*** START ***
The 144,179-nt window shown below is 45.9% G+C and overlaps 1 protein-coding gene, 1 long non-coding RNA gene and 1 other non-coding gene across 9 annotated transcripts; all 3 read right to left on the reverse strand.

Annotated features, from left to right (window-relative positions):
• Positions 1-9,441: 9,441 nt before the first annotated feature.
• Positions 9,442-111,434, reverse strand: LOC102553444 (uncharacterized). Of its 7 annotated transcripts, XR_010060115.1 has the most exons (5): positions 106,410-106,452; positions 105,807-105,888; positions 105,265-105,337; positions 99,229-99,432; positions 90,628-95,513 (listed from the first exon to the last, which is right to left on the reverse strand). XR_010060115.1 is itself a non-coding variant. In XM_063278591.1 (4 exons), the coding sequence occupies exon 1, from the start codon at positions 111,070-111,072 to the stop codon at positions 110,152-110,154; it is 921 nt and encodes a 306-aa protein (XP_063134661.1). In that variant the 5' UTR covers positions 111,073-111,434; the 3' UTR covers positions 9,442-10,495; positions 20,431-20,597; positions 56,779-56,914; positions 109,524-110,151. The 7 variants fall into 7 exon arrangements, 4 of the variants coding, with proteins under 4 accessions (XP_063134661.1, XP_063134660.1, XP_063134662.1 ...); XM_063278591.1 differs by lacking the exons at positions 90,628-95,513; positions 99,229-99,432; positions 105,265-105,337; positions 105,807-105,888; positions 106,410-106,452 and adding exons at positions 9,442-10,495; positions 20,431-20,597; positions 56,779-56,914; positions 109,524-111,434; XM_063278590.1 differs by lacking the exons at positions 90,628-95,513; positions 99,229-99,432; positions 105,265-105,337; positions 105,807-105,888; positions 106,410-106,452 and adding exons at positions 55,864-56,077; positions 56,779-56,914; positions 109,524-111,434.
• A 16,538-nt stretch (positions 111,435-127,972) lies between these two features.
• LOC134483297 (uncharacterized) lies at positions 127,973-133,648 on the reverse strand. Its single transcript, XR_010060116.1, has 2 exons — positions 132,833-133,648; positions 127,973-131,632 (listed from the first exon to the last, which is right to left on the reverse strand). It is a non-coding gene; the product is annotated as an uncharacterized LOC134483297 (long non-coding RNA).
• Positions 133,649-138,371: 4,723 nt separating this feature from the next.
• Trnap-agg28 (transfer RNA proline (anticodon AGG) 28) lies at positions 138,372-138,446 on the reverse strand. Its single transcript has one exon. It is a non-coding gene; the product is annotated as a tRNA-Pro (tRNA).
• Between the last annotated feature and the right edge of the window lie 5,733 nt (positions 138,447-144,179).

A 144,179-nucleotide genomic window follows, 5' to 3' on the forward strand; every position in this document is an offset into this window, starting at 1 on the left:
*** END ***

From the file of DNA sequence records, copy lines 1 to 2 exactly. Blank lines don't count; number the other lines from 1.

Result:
The 144,179-nt window shown below is 45.9% G+C and overlaps 1 protein-coding gene, 1 long non-coding RNA gene and 1 other non-coding gene across 9 annotated transcripts; all 3 read right to left on the reverse strand.

Annotated features, from left to right (window-relative positions):